Zapyle’s experience ground is built in a significant way to ensure that every user spends time understanding each style. Once a user establishes which style appeals to them, their Zapyle Style preference acts as a filter – ensuring that when they scroll through merchandise, only what appeals to them will show up. Also, they have realized that women’s shopping decision gets influenced by the people they admire. Their strategy of having on influencers as sellers will influence women’s shopping decision on Zapyle.
Zapyle’s mission isn’t just to build a great re-commerce marketplace; they have a razor-sharp focus on user experience and on their target audience (women aged between 18-30 who frequent social media). Their approach is unique because it’s social first, ZapyleSocial encourages women to upload their closets online one picture at a time in an Instagram like fashion.
At Zapyle, it’s not just about the price tag on the clothes, each Zapyle user builds a base of followers based on their fashion sense. Odds are that the more followers a Zapyle user has, the more likely they are to influence the purchasing decisions of another Zapyle users.
Educating the Indian Fashionista
Furthermore, users love and comment on each others posts, but unlike Instagram or Facebook, on Zapyle they’ve observed an entirely different conversation in the comments section. Women ask each other questions such as “I like the way you’ve paired that top with that skirt. I have a similar top, what else do you think I can pair it with?” Today’s young Indian woman doesn’t mind spending money on fashion – but they don’t know what to spend it on. Hence they look to peers whom they perceive as fashionable and therefore as inspiration which influences their purchasing decisions.
To further help guide users, they’ve broken down fashion into 4 distinct styles:
Yes, they’ve created their own trend in the online fashion recommerce. Zapyle’s vision is to introduce revolving closets – where women don’t wear the same outfit for too long – they Zapyle it after wearing it a couple of times and then put the money back into getting a new outfit.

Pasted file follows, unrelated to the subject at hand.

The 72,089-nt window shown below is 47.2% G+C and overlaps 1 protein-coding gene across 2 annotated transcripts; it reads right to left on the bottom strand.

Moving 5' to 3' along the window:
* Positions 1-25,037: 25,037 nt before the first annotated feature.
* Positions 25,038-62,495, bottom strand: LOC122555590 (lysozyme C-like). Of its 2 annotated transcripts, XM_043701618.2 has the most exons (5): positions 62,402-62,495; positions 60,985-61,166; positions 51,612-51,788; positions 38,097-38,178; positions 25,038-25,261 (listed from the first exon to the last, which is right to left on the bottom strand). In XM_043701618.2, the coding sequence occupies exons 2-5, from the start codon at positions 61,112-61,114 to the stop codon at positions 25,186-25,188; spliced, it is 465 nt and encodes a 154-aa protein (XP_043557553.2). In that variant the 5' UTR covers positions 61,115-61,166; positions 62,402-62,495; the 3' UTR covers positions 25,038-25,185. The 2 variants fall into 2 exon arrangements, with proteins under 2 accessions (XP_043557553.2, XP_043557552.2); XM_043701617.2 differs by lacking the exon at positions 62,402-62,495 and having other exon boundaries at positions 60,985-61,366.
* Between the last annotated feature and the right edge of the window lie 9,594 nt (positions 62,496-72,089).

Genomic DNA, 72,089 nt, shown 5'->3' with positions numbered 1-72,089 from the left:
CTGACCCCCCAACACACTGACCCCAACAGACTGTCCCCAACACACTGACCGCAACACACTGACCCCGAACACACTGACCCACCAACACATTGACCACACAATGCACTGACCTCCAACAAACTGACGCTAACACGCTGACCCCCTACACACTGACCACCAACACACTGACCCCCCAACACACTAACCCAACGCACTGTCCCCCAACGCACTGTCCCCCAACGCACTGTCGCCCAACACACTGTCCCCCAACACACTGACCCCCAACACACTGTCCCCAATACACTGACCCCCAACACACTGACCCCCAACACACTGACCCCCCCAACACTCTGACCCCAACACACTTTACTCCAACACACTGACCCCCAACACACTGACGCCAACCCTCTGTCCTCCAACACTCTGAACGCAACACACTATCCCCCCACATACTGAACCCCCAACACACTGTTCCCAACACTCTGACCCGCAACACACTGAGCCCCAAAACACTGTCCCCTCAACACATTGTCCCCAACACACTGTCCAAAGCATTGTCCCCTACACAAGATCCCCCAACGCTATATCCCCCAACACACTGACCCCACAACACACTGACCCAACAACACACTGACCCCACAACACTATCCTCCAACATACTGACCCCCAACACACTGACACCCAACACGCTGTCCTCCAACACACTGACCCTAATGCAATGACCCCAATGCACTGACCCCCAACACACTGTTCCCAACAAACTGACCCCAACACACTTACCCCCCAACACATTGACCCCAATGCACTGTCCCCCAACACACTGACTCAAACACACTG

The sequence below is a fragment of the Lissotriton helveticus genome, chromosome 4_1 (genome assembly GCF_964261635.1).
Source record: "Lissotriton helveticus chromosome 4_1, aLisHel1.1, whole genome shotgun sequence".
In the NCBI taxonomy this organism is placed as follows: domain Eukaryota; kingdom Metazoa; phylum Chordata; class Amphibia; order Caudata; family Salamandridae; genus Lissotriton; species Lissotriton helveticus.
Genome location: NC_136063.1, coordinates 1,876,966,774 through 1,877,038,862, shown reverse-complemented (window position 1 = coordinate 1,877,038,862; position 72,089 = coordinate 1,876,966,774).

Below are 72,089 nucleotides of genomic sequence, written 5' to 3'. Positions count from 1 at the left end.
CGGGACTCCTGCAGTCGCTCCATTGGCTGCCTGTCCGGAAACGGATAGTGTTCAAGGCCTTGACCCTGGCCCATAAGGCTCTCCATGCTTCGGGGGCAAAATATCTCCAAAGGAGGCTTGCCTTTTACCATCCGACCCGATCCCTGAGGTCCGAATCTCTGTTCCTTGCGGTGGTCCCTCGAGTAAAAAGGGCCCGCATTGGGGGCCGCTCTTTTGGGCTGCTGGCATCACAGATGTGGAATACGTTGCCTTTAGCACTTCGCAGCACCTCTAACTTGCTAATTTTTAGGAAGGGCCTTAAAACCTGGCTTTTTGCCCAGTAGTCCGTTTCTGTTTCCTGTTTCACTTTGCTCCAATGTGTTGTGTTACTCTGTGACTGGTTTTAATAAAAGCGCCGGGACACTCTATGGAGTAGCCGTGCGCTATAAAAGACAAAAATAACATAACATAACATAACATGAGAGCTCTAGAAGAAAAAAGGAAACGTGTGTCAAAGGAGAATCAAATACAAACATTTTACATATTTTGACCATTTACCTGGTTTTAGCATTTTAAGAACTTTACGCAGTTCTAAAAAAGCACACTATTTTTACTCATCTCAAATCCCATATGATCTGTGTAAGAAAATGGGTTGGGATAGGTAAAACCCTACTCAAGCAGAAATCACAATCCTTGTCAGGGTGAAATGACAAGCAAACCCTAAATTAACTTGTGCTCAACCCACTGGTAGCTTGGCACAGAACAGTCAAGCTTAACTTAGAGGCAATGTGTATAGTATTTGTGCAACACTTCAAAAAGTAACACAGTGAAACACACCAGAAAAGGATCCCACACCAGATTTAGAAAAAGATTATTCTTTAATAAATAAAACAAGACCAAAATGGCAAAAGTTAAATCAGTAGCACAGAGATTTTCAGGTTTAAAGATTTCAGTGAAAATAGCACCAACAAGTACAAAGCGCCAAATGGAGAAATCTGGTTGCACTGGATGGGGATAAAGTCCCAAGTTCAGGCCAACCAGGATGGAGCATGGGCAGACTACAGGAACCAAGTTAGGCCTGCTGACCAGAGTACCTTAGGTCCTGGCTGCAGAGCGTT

Though. zapyle was just founded 3 months ago, and they’ve already got their Android app live. They have over 2500 people who have signed up to the wait list and they’ll be launching their iOS app in a couple of weeks as well!
At Zapyle, they’ve partnered with over a 100 fashionistas who have achieved celebrity status on social media (each have between 5,000 to 1,00,000 followers) and they’ll be allowing 100 influential sellers to begin selling first and the buyers will be across India. They will begin with about 400 unique products, and hope to do 600 orders in the month of December and reach 100 orders a day by May 2016.
“There’s a huge potential and inventory lying in every woman’s closet”
Every woman has a closet and therefore, Zapyle is marketing to the multi-billion dollar universal market of closets that are ever-changing at incredible momentum – fast enough that fashion-conscious will be the new norm. With Zapyle, no woman will ever have the problem of feeling like they have nothing to wear, and have fun while they’re at it! Zapyle has already raised a seed fund and they are in talks with various marquee investors for their Series A round. They are looking to raise between $3-$5 million by the end of this year.